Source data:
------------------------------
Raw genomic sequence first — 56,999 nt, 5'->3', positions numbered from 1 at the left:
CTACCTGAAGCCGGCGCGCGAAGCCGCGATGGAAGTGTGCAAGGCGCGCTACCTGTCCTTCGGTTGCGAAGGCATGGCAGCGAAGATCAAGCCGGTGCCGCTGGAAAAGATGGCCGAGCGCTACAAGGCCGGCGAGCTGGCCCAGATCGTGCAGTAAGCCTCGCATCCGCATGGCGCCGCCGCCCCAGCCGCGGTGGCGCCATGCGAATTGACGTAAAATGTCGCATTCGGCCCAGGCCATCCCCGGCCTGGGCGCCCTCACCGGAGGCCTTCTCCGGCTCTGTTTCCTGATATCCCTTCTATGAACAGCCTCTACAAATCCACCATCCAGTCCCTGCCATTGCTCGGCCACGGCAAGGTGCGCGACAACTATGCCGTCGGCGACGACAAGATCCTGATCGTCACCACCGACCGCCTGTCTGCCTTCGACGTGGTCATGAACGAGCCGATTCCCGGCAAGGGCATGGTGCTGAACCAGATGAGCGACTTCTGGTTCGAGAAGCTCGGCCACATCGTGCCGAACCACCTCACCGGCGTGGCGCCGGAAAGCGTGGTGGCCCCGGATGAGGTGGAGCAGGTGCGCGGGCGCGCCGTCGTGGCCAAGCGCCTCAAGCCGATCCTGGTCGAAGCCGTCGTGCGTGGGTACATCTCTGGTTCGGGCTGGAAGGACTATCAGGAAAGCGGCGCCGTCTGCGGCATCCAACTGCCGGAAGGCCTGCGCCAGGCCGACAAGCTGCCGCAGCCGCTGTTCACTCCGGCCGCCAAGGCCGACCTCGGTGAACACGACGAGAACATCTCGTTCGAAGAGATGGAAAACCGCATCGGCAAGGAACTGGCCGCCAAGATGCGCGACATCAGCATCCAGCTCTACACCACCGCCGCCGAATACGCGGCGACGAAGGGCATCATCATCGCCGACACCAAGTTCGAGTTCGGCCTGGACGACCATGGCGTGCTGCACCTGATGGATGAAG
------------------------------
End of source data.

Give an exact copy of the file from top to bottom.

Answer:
Raw genomic sequence first — 56,999 nt, 5'->3', positions numbered from 1 at the left:
CTACCTGAAGCCGGCGCGCGAAGCCGCGATGGAAGTGTGCAAGGCGCGCTACCTGTCCTTCGGTTGCGAAGGCATGGCAGCGAAGATCAAGCCGGTGCCGCTGGAAAAGATGGCCGAGCGCTACAAGGCCGGCGAGCTGGCCCAGATCGTGCAGTAAGCCTCGCATCCGCATGGCGCCGCCGCCCCAGCCGCGGTGGCGCCATGCGAATTGACGTAAAATGTCGCATTCGGCCCAGGCCATCCCCGGCCTGGGCGCCCTCACCGGAGGCCTTCTCCGGCTCTGTTTCCTGATATCCCTTCTATGAACAGCCTCTACAAATCCACCATCCAGTCCCTGCCATTGCTCGGCCACGGCAAGGTGCGCGACAACTATGCCGTCGGCGACGACAAGATCCTGATCGTCACCACCGACCGCCTGTCTGCCTTCGACGTGGTCATGAACGAGCCGATTCCCGGCAAGGGCATGGTGCTGAACCAGATGAGCGACTTCTGGTTCGAGAAGCTCGGCCACATCGTGCCGAACCACCTCACCGGCGTGGCGCCGGAAAGCGTGGTGGCCCCGGATGAGGTGGAGCAGGTGCGCGGGCGCGCCGTCGTGGCCAAGCGCCTCAAGCCGATCCTGGTCGAAGCCGTCGTGCGTGGGTACATCTCTGGTTCGGGCTGGAAGGACTATCAGGAAAGCGGCGCCGTCTGCGGCATCCAACTGCCGGAAGGCCTGCGCCAGGCCGACAAGCTGCCGCAGCCGCTGTTCACTCCGGCCGCCAAGGCCGACCTCGGTGAACACGACGAGAACATCTCGTTCGAAGAGATGGAAAACCGCATCGGCAAGGAACTGGCCGCCAAGATGCGCGACATCAGCATCCAGCTCTACACCACCGCCGCCGAATACGCGGCGACGAAGGGCATCATCATCGCCGACACCAAGTTCGAGTTCGGCCTGGACGACCATGGCGTGCTGCACCTGATGGATGAAG